By: Alyssa Laverda, Associate Director, Seraphin Gallery
Erin Murdock spawns threads of provocation through her piece Self-Portrait, which is currently on view at Seraphin Gallery as part of the Third Annual Emerging Talent exhibition. Murdock, a glass artist who recently graduated from the University of the Arts in Philadelphia, created this piece last year by undertaking the sophisticated and temperamental process of casting glass.
An open box of sealed glass panes forms an aqueous tank, where a thick cast glass image of the artist's face has sunk to the bottom, barely covered by a three inch pool of water. Life size, the face is framed by the 9" x 9" x 9" cube. As the top remains open, water slowly evaporates- suggesting the impermanence of nature, the fleeting moments of life, and the transparent transmutation of liquid to breath, juxtaposed by an expression that never ages. Light permeates through the still water and is refracted in the curved form below as the figure appears tranquil but is trapped in the vitrine, a perpetual reflection.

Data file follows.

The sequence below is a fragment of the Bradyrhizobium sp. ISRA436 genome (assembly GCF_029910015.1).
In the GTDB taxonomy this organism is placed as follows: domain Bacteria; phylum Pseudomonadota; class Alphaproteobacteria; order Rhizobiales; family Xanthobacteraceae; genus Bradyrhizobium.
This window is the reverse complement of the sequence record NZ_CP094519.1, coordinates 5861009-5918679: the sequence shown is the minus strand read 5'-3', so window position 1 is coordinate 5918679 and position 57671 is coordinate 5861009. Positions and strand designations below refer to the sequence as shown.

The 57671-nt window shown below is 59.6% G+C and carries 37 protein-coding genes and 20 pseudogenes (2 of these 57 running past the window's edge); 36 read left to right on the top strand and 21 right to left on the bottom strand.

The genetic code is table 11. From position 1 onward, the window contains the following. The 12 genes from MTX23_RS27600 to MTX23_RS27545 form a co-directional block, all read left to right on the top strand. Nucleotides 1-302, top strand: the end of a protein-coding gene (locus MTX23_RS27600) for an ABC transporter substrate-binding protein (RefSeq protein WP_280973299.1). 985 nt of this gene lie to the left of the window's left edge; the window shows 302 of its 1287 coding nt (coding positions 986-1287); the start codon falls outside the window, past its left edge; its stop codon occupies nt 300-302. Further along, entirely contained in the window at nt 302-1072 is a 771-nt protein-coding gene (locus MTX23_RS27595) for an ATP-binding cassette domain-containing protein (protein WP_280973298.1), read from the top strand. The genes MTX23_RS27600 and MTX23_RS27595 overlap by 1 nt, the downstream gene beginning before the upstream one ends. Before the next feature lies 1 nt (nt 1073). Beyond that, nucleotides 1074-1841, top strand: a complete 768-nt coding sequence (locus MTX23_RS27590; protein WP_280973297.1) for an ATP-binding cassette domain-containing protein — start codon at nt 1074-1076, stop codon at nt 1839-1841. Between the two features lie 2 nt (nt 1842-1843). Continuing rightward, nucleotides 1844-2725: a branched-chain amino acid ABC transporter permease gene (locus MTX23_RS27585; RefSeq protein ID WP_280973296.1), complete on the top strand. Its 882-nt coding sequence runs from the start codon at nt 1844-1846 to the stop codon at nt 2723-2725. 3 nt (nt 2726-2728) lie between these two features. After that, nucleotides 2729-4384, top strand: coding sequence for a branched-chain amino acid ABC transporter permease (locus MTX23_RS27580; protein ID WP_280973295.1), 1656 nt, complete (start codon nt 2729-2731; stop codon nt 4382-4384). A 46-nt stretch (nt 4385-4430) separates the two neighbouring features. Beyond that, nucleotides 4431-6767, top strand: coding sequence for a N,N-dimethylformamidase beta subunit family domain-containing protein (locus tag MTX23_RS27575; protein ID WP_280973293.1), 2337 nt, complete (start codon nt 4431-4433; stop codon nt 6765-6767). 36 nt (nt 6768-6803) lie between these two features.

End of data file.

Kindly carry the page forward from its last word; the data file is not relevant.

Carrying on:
The piece yearns for the viewer to take posture, peering directly over the work and to return the gaze. In this position, it is revealed that as the viewer should see their own visage, they instead see through a faint form that has been encased in their own shadow. Processes of introspection rush to thought, opening a corridor to questions of identity, of self worth, and self image. As the glass is the artist's own face, Murdock seems to present and propose these cognitions- while at the same time silently querying the viewer with elements of approval, disapproval, trust, and vanity.
From this point, the piece alludes to the mythological narrative of Narcissus. The Greek allegory refers to a man who was admired for his entrancing features, and beholden with his reflection. Unable to take his eyes away from his image, he faded away until death ensued, other versions relay that when he realized that this love could not be obtained he committed suicide. The Roman interpretation chronicles that he was punished to this fate by the Gods for rejecting the beautiful nymph Echo. He is forever staring into his reflection on the River Styx in the Underworld. There is a flower that grows by lakes and rivers, which carries his namesake, and illustration of the tale of Narcissus has permeated art history, having been depicted by artists such as Caravaggio, Dali, John William Waterhouse, and contemporary 20th century artist, Yayoi Kusama.